Books on social justice + race recommended by Charleston bookstores

Antiracist books | Photo via @buxtonbooks_chs

Hey Charleston, Katie here. As a white woman, I cannot and will not claim to understand the challenges that the black community face daily because of the color of their skin. It is because of this, however, that there are resources out there to help educate + activate people of all ages and races on the crucial topics of racism and social justice. 

Listed below are some book recommendations from local bookstores that aim to do just that: provide dialogue, stories + conversations about race, privilege, and social justice.

We Are Charleston by Herb Frazier, Dr. Bernard Edward Powers, Jr. + Marjory Wentworth


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“…A probing account of and an insightful meditation on what happened to nine people who got caught being black and trying to be Christian on a warm night in Charleston. This unsentimental yet sensitive book will become a very important part of the way that we remember and honor those nine unique individuals. It will also become an indispensable part of the way that we try to understand the spiritual, racial, social and political meaning of a tragic moment in a long history that we all share.” –Reginald F. Hildebrand, associate professor of African American Studies & History at the University of North Carolina Chapel Hill

The New Jim Crow: Mass Incarceration in the Age of Colorblindnessby Michelle Alexander | “…The book gives eloquent and urgent expression to deep feelings that the criminal justice system is stacked against [African Americans].” –Jennifer Schuessler, The New York Times

Denmark Vesey’s Garden: Slavery and the Memory in the Cradle of the Confederacy” by Ethan J. Kytle + Blain Roberts


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“‘Denmark Vesey’s Garden’ reveals that the long struggle over how Americans remember salvery has been inseparable from the long struggle for racial justice.” Ibram X. Kendi, author of “Stamped from the Beginning”

White Fragility: Why It’s so Hard for White People to Talk About Racism by Robin Diangelo | “White fragility is the secret ingredient that makes racial conversations so difficult and achieving racial equity even harder. But by exposing it and showing us all – including white folks – how it operates and how it hurts us, individually and collectively, Robin DiAngelo has performed an invaluable service. An indispensable volume for understanding one of the most important (and yet rarely appreciated) barriers to achieving racial justice.” –Tim Wise, author of “White Like Me: Reflection on Race from a Privileged Son”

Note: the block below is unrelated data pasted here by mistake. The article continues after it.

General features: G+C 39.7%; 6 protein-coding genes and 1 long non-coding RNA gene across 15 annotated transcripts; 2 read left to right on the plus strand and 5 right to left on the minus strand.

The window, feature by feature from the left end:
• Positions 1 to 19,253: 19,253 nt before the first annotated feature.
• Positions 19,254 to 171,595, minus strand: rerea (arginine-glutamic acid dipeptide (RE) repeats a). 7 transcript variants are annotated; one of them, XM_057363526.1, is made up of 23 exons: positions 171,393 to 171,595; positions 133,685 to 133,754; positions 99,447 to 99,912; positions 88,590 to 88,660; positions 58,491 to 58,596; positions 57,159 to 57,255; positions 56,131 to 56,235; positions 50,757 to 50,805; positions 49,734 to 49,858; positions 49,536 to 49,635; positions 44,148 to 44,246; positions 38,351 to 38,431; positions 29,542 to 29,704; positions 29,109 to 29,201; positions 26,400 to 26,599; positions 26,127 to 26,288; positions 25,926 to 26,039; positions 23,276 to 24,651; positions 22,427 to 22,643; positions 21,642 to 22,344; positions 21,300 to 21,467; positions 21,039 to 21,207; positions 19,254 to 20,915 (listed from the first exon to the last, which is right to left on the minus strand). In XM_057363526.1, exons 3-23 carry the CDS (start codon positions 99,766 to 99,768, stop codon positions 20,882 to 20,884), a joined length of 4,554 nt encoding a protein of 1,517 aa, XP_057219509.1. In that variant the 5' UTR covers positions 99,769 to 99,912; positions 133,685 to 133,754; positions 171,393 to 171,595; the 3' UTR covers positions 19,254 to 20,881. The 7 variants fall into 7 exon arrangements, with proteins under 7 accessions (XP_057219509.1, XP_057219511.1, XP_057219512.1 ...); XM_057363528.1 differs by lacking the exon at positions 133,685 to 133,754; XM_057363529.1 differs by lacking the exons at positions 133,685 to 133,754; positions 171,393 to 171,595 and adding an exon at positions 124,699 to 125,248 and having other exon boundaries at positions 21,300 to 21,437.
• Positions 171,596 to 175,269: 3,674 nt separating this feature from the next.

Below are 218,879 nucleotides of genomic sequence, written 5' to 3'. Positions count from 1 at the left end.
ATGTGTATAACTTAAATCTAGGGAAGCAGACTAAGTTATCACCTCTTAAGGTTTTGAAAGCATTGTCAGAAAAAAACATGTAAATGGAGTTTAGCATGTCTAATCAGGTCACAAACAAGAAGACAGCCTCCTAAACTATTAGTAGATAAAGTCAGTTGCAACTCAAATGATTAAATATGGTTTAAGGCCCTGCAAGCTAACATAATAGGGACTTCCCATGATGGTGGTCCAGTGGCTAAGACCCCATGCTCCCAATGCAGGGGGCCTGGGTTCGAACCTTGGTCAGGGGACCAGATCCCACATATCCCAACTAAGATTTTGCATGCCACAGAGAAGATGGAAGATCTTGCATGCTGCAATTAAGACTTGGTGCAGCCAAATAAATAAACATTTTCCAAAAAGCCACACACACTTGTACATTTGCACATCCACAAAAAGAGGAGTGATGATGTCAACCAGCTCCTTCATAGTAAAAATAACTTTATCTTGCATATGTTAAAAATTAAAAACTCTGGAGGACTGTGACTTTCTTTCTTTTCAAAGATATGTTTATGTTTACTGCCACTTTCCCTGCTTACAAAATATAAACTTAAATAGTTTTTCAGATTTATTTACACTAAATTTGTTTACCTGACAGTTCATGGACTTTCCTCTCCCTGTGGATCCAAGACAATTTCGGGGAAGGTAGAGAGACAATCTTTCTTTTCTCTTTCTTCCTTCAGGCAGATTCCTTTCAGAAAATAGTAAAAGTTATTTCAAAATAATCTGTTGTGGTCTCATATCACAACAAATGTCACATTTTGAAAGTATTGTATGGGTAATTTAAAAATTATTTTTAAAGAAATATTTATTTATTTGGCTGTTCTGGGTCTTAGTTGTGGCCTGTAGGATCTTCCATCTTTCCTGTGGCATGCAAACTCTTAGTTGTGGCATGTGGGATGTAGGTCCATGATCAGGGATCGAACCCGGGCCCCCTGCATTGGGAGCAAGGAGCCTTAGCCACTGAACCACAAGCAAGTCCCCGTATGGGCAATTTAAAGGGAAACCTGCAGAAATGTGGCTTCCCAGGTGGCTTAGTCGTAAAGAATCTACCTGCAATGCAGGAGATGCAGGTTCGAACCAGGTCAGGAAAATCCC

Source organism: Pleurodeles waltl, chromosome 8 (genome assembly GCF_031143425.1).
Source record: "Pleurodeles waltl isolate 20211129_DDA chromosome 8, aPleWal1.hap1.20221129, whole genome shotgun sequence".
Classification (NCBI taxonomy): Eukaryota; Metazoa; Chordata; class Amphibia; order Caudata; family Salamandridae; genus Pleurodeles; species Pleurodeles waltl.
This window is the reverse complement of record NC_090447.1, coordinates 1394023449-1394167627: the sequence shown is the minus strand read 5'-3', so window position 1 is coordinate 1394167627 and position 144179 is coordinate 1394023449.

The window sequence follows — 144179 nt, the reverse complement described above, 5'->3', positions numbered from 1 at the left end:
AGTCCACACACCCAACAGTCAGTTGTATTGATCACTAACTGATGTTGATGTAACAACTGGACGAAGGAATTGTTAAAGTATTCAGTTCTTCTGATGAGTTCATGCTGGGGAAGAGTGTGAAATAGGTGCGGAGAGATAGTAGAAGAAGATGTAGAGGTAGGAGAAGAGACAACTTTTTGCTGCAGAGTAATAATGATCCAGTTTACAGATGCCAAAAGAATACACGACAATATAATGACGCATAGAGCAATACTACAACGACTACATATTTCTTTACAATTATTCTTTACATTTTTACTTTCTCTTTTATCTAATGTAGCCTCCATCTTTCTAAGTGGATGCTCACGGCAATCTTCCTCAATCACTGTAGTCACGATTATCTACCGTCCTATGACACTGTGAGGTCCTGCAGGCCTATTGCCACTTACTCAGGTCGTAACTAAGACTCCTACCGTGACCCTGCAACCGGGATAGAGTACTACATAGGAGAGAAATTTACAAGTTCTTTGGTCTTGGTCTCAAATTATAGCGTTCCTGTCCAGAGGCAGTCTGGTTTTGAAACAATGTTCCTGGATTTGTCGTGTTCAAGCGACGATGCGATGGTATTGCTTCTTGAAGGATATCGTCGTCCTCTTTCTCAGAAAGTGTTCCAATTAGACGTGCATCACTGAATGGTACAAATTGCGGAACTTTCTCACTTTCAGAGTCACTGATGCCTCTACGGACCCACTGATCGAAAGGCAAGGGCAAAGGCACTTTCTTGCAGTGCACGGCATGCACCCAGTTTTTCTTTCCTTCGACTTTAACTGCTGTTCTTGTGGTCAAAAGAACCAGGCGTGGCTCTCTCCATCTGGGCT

So You Want to Talk About Race” by Iljeoma Oluo | “‘So You Want to Talk About Race’ is warm and foundational enough for people to begin their journey to understanding racism in America, and thought-provoking and challenging enough for people who believe themselves to be well-versed on the subject. In short, it’s for everyone. Ijeoma’s voice cuts through all the noise and stays with you.” –Emily V. Gordon, co-writer of “The Big Sick”

Between the World and Me” by Ta-Nehisi Coates | “Hailed by Toni Morrison as ‘required reading,’ a bold and personal literary exploration of America’s racial history by ‘the most important essayist in a generation and a writer who changed the national political conversation about race.’” –Rolling Stone


Here are some recommendations on books for educating children: 



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Not Quite Snow White” by Ashley Franklin

Equality’s Call” by Deborah Diesen

From the Desk of Zoe Washington” by Janae Marks

Woke: A Young Poet’s Call to Justice” by Elizabeth Acevedo, Mahogany L. Browne + Olivia Gatwood 

The Power of Her Pen” by Lesa Cline-Ransome


Where to find them locally:

Turning Page Bookshop, 216 St. James Ave. Suite F, Goose Creek | This bookshop, which just celebrated its one-year anniversary on Monday, is Charleston’s only black-owned bookstore. It was started by two best friends, Valinda Miller + Arrylee Satterfield, as “a way to spread their love for a good book and give back to their community.” 

Itinerant Literate Books, 4824 Chateau Ave N, Charleston

Blue Bicycle Books, 420 King St.

Buxton Books, 160 King St.

ProTip: It’s recommended to call to check book availability.